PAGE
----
Cannabis is the most widely used illegal drug in the Western world. There is plenty of documented evidence to suggest a need for users to find ways to assist them to stop using cannabis and the demand for treatment for cannabis dependency is increasing internationally. There are a number of ways to quit cannabis and increasing evidence-based treatments for cannabis users wishing to change the patterns of their use. This article deals with the different interventions to assist in the cessation of cannabis use.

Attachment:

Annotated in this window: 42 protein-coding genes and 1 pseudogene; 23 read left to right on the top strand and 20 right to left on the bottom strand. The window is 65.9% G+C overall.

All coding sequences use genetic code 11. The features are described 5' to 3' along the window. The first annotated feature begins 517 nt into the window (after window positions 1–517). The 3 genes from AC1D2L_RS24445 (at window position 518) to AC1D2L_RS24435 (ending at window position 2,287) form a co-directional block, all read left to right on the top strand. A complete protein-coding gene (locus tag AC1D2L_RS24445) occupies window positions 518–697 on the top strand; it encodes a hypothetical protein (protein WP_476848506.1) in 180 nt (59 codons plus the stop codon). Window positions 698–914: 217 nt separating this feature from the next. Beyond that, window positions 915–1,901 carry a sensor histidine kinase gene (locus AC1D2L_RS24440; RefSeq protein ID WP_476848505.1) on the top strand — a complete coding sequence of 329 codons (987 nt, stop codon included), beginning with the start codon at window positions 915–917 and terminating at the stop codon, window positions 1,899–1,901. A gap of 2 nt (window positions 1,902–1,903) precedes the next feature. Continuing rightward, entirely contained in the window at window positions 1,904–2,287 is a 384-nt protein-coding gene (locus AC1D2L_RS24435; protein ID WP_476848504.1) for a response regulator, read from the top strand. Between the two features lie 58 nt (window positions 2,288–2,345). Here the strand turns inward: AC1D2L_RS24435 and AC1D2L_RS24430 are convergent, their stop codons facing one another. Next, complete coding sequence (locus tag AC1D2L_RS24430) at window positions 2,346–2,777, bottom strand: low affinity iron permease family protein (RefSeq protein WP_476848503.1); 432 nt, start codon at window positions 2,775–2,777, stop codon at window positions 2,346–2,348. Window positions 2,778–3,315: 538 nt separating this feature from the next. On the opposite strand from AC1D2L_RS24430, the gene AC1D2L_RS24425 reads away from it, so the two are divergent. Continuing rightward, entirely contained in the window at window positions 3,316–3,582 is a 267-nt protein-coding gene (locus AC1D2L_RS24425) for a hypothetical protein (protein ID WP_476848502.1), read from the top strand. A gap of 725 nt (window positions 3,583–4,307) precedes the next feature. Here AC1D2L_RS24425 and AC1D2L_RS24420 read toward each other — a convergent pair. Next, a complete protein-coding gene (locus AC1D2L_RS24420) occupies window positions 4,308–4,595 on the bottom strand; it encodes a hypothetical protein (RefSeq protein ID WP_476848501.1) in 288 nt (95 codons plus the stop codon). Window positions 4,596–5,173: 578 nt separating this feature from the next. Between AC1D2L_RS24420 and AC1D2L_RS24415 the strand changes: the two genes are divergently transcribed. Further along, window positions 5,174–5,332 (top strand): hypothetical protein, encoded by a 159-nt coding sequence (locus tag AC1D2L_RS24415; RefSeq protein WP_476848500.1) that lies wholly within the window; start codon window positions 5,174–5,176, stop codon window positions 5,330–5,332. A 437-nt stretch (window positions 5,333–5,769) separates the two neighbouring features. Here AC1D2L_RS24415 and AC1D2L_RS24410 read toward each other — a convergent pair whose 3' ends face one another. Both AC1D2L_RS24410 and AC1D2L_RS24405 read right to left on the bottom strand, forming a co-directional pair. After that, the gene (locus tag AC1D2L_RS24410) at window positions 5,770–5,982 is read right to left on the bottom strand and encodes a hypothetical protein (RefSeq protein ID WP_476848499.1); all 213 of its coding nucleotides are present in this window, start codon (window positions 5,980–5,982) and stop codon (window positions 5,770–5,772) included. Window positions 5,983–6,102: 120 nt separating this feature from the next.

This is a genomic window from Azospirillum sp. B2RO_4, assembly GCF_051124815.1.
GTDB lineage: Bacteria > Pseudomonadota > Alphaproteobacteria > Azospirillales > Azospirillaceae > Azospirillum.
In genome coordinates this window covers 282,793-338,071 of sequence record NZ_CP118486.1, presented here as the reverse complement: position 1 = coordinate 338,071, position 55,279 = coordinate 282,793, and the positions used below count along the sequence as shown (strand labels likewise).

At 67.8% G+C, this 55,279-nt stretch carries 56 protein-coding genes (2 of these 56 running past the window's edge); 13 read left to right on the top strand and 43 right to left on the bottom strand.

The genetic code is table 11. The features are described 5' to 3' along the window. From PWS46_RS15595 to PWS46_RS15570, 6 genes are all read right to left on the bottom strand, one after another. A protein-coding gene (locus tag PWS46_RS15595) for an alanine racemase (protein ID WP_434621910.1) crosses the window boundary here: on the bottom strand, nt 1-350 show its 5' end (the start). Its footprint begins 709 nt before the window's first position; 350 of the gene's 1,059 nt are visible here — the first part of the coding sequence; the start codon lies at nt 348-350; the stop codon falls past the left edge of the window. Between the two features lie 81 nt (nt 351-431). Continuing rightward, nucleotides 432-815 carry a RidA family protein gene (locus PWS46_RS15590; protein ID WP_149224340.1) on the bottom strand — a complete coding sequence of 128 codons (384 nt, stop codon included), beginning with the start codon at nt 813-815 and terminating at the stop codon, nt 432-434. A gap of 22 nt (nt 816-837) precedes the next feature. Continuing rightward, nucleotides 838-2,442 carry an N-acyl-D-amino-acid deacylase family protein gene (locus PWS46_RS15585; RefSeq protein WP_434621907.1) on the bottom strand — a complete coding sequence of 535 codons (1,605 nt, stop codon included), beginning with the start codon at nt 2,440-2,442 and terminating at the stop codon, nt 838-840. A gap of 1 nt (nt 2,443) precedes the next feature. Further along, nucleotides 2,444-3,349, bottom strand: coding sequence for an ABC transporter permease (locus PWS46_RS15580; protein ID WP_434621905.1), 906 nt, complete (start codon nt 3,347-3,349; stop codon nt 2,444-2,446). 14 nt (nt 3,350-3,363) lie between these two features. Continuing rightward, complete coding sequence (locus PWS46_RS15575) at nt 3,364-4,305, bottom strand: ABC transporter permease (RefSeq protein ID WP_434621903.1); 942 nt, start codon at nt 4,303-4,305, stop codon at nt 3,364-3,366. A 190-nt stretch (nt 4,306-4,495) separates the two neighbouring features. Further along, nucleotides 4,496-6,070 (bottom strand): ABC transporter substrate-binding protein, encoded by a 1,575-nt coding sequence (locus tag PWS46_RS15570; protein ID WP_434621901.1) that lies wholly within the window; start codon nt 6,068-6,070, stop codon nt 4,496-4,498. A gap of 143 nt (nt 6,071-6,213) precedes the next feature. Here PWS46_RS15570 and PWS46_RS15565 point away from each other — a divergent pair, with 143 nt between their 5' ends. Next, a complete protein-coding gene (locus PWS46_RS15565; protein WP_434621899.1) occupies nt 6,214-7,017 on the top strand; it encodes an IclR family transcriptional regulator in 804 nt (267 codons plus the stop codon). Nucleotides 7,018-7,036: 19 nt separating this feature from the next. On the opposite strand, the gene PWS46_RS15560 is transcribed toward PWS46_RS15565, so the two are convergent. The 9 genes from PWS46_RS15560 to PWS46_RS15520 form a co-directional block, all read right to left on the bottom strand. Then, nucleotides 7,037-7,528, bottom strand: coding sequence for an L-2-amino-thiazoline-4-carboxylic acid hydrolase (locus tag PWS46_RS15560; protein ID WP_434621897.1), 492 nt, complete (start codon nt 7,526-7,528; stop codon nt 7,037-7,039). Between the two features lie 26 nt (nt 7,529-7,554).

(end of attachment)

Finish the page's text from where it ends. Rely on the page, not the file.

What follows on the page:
Government studies often point to statistical data accumulated by methods like the National Household Survey on Drug Abuse (NHSDA), the Monitoring the Future study (MTF), and the Arrestee Drug Abuse Monitoring (ADAM) program, which claim lower school averages and higher dropout rates among users than non-users. However, the major contributor to a lack of credibility in these studies, is that in many cases, like with NHSDA and MTF, these surveys are usually self-administered and may be anonymous. The likeliness of over- or under-representing data definitely undermines the effectiveness of these instruments. The ADAM study is conducted anonymously, but only seeks information from a sample of people who have been arrested for drug-related offenses. Socially deviant behavior may be found more frequently in individuals of the criminal justice system compared to those in the general population, including non-users. In response, independent studies of college students have shown that there was no difference in grade point average, and achievement, between marijuana users and non-users, but the users had a little more difficulty deciding on career goals, and a smaller number were seeking advanced professional degrees. Laboratory studies of the relationship between motivation and marijuana outside of the classroom, where volunteers worked on operant tasks for a wage representing a working world model, also fail to distinguish a noticeable difference between users and non-users.